Kin at the National Theatre review: this repetitive immigration story is good-hearted but won't change minds

 (Mark Sepple)
(Mark Sepple)

This physical theatre piece about immigration is visually striking, moving on a visceral level, and has its heart in the right place – if you’re not Suella Braverman, that is. It’s also garbled, repetitive and full of mixed messages.

Created by British-Israeli director-performer Amit Lahav and nine international actors for his company Gecko, it features bold, expressive movement and a script using at least eight of the cast’s native, adopted or inherited languages, including Norwegian and Cantonese.

The resulting, Babel-like gabble, and the jagged choreography – more rowdy and imprecise than mime or dance – do not lend themselves to nuance. But nuance is precisely what’s needed to counter the inflammatory language of the current culture war surrounding immigration.

Kin opens with a scene of Hispanic-sounding officials in quaintly old-fashioned, quasi-military garb – kepis and belted tunics offset with frilly collars and cuffs – getting drunk and dancing. These violent boors are confronted by two waves of importunate immigrants. The first, apparently Mitteleuropean and Jewish, are abused and contemptuously painted with a broad yellow stripe down their backs but seem to assimilate, securing work and accommodation.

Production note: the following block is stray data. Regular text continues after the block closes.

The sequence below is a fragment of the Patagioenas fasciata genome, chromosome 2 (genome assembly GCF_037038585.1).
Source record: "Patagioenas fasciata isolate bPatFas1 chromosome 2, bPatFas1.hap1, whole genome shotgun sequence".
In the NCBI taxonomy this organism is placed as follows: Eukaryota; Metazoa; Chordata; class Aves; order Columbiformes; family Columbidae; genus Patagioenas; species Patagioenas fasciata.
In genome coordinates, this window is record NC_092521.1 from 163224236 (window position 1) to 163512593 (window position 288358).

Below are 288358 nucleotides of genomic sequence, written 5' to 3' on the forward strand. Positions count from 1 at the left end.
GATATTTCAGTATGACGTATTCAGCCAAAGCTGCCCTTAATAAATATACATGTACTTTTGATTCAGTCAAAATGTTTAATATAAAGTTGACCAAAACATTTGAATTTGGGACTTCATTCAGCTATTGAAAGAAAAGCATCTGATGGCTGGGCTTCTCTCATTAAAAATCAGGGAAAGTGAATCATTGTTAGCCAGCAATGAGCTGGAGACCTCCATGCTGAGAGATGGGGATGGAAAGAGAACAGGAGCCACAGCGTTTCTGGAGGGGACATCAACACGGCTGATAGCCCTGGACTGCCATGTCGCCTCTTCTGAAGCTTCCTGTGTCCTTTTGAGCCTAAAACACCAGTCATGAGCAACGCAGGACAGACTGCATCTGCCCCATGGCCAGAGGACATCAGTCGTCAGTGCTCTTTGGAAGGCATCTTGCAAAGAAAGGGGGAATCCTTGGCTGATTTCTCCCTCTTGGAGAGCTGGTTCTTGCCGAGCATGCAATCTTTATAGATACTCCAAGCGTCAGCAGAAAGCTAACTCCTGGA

They are then themselves besieged by the second wave, seemingly East or Central Asian, in turbans and Chitrali caps, desperate to get at the first incomers’ TV and two-bar fire. The second group dances ingratiatingly for the audience but is then forced to wear whiteface, put on ties and flat caps and chink beer bottles with the oppressors, uttering a strangled “cheerz mite”. One who refuses this deracination is made to disappear. Meanwhile drawling English speakers with Boris-style blonde mops are waved into the host nation’s open arms.

 (Malachy Luckie)
(Malachy Luckie)

Issues of multiculturalism and integration, and the often thorny relations between different minorities in a dominant majority culture, are ill-served by such crass visual metaphors. The choreography also isn’t subtle: the displaced cower and hold up crumpled ID papers only to be kicked or punched into oblivion, or have their petty bribes spat upon.

The ensemble moments see the cast yearning upwards or forwards to sunlit uplands, only to crumple in despair or defeat. It’s stirring the first time, even the second or third. But repeated over 80 minutes, to every wrenching musical style from klezmer to opera to what sounds like orthodox chant, it shows diminishing returns. Ditto the atmospheric use of spotlights, the cracking of the backdrop to reveal a boiling horizon, and the use of the revolve stage to show a character’s progress or regression.

The denouement, a stark reference to drownings among migrants using small boats, is harrowing but also completely unearned. This show has arresting, potent moments. But it coarsely exploits history and headlines to preach to the converted: people like me. It milks the harrowing experience of immigration without explaining to the unconverted why it might actually be a good thing.

National Theatre, to January 27;